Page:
Leaders will always say that the most important part of their company is their people. People-first philosophies abound. Don’t believe it? Look at the plaque on the wall extolling the value of people.
But often the saying on the wall is not reality on the floor. It’s far too common to see people judged strictly on today’s achievements and not by their integrity and compassion for others.
Anthony Tjan’s new book, Good People: The Only Leadership Decision That Really Matters, is about defining goodness as a skill that can be learned and mastered, about the culture that’s created when we focus on people in a completely different way. I recently spoke to him about his philosophy. Anthony is an entrepreneur, strategic advisor, and venture investor.
“Practicing goodness isn’t just a pleasantry..it’s our duty.” -Anthony Tjan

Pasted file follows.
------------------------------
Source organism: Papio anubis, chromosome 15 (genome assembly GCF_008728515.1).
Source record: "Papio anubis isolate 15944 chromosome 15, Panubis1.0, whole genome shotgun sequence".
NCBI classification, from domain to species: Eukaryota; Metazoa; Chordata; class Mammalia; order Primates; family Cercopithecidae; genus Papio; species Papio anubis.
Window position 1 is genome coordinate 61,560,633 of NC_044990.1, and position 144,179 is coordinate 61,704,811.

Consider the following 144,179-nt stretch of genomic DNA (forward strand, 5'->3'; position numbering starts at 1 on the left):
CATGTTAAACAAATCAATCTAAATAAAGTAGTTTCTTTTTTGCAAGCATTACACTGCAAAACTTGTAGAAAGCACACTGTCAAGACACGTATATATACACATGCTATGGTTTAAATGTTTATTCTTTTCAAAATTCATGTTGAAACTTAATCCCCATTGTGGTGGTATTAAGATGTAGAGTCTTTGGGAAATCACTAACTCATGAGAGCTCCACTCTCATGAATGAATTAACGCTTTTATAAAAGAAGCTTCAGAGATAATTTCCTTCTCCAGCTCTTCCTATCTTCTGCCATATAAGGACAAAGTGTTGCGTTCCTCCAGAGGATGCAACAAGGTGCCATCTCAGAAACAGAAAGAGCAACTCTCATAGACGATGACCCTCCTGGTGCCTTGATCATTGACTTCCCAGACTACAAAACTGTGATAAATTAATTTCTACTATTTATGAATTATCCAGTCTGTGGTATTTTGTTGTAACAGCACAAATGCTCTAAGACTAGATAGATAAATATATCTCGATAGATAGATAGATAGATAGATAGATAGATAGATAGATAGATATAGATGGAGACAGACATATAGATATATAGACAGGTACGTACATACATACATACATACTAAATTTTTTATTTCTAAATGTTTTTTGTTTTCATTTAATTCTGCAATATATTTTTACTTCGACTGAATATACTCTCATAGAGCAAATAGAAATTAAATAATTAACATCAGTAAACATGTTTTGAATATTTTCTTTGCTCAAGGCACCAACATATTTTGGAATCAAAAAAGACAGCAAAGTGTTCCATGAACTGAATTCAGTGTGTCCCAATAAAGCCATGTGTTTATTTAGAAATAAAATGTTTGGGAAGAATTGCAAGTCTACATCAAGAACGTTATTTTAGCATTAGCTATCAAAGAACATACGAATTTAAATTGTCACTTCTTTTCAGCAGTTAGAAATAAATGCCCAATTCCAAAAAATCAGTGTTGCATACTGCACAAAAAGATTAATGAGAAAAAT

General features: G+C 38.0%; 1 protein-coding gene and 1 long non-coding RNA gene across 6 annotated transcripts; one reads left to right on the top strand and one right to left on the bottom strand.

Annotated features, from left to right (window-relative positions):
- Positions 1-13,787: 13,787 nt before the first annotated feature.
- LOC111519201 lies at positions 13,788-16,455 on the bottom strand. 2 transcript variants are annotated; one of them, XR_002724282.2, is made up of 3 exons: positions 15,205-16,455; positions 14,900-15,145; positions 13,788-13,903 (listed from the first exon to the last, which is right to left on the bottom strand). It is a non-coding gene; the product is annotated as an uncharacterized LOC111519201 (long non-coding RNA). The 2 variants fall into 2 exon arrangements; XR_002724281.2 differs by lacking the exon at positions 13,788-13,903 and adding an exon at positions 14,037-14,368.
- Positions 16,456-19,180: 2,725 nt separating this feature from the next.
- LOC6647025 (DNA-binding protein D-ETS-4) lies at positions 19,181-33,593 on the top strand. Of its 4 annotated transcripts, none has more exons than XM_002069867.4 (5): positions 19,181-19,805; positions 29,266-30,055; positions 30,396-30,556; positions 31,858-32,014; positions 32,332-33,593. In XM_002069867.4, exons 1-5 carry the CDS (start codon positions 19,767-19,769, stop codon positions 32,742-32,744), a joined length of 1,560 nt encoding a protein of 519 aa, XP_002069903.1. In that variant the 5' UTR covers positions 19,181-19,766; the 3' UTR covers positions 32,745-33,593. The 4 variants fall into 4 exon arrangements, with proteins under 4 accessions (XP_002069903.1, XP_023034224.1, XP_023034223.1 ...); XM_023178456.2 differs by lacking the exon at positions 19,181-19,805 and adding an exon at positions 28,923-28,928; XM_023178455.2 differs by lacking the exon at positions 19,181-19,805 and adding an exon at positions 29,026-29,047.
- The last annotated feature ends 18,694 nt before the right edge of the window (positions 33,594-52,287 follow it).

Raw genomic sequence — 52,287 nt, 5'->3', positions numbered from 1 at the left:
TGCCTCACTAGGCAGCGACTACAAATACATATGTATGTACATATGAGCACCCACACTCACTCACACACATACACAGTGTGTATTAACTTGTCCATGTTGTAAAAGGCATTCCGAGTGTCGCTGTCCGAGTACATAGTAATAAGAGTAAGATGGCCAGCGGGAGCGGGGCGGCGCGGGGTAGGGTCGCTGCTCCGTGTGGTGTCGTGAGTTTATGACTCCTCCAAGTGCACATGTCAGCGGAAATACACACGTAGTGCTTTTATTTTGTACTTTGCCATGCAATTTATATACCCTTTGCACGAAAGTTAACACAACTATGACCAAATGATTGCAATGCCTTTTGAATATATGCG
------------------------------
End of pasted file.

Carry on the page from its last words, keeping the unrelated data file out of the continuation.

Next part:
Understand True Goodness
The “Good People Mantra” is a powerful and simple summation of your philosophy. Would you share it with us?
Of course. The Good People Mantra is about five principles and commitments that define what true goodness really means. Think of this as a sort of Hippocratic Oath for leaders to follow. It begins with always being people-first. Make your decisions with this filter in terms of how will the outcome affect my people? Second, recognize that goodness is really defined in terms of how you can make others feel and become the fullest version of who they are. When you are in their presence do you do that? Or when you are in the presence of someone else do you feel that? Third, goodness is something much bigger than competency – it requires character and values. Fourth, goodness requires one to be balanced against the tensions and realities that fight against it. We need to be self-aware of these tensions and ask the right questions to make us better at finding balance. Fifth, do goodness not only when you are morally tested or trying to avoid being bad but, rather, do goodness whenever you are in a position to do so. Real goodness comes from those who practice being good whenever the situation allows. And recognizing that this is a life-long pursuit and intention.